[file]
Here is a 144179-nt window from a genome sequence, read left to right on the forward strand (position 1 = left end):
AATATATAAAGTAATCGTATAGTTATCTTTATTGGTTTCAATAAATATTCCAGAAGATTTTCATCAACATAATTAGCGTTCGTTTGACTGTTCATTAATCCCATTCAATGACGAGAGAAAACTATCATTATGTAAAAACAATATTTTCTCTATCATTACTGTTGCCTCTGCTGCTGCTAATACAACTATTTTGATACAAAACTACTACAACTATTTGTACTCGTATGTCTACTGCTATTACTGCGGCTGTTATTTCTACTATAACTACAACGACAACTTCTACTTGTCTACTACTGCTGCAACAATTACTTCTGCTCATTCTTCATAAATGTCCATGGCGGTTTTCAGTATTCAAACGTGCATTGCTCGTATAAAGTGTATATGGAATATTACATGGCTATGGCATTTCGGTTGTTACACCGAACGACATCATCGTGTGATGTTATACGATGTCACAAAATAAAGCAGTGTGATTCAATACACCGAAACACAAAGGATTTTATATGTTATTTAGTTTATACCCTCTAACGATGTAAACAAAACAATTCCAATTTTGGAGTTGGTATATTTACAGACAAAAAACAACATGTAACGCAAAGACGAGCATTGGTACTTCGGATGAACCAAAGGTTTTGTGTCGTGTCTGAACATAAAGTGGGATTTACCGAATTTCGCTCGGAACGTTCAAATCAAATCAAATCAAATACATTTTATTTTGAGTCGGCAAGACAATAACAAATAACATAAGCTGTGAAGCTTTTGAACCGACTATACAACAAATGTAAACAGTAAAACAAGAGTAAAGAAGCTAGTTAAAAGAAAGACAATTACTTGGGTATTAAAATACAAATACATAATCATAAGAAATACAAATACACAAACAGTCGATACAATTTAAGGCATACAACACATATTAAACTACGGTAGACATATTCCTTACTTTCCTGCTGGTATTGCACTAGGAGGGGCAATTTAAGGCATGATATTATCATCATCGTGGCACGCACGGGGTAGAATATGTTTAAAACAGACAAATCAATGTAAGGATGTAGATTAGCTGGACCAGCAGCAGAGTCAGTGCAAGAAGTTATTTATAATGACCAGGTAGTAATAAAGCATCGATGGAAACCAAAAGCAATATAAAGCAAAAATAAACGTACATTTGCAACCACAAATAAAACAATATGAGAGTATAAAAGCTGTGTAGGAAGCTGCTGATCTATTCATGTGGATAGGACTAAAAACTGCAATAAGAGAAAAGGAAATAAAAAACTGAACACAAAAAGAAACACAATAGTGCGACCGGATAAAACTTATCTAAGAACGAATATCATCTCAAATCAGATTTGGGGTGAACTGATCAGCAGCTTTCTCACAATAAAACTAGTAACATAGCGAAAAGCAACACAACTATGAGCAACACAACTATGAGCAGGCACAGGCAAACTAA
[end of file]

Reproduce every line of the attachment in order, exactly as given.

Here is a 144179-nt window from a genome sequence, read left to right on the forward strand (position 1 = left end):
AATATATAAAGTAATCGTATAGTTATCTTTATTGGTTTCAATAAATATTCCAGAAGATTTTCATCAACATAATTAGCGTTCGTTTGACTGTTCATTAATCCCATTCAATGACGAGAGAAAACTATCATTATGTAAAAACAATATTTTCTCTATCATTACTGTTGCCTCTGCTGCTGCTAATACAACTATTTTGATACAAAACTACTACAACTATTTGTACTCGTATGTCTACTGCTATTACTGCGGCTGTTATTTCTACTATAACTACAACGACAACTTCTACTTGTCTACTACTGCTGCAACAATTACTTCTGCTCATTCTTCATAAATGTCCATGGCGGTTTTCAGTATTCAAACGTGCATTGCTCGTATAAAGTGTATATGGAATATTACATGGCTATGGCATTTCGGTTGTTACACCGAACGACATCATCGTGTGATGTTATACGATGTCACAAAATAAAGCAGTGTGATTCAATACACCGAAACACAAAGGATTTTATATGTTATTTAGTTTATACCCTCTAACGATGTAAACAAAACAATTCCAATTTTGGAGTTGGTATATTTACAGACAAAAAACAACATGTAACGCAAAGACGAGCATTGGTACTTCGGATGAACCAAAGGTTTTGTGTCGTGTCTGAACATAAAGTGGGATTTACCGAATTTCGCTCGGAACGTTCAAATCAAATCAAATCAAATACATTTTATTTTGAGTCGGCAAGACAATAACAAATAACATAAGCTGTGAAGCTTTTGAACCGACTATACAACAAATGTAAACAGTAAAACAAGAGTAAAGAAGCTAGTTAAAAGAAAGACAATTACTTGGGTATTAAAATACAAATACATAATCATAAGAAATACAAATACACAAACAGTCGATACAATTTAAGGCATACAACACATATTAAACTACGGTAGACATATTCCTTACTTTCCTGCTGGTATTGCACTAGGAGGGGCAATTTAAGGCATGATATTATCATCATCGTGGCACGCACGGGGTAGAATATGTTTAAAACAGACAAATCAATGTAAGGATGTAGATTAGCTGGACCAGCAGCAGAGTCAGTGCAAGAAGTTATTTATAATGACCAGGTAGTAATAAAGCATCGATGGAAACCAAAAGCAATATAAAGCAAAAATAAACGTACATTTGCAACCACAAATAAAACAATATGAGAGTATAAAAGCTGTGTAGGAAGCTGCTGATCTATTCATGTGGATAGGACTAAAAACTGCAATAAGAGAAAAGGAAATAAAAAACTGAACACAAAAAGAAACACAATAGTGCGACCGGATAAAACTTATCTAAGAACGAATATCATCTCAAATCAGATTTGGGGTGAACTGATCAGCAGCTTTCTCACAATAAAACTAGTAACATAGCGAAAAGCAACACAACTATGAGCAACACAACTATGAGCAGGCACAGGCAAACTAA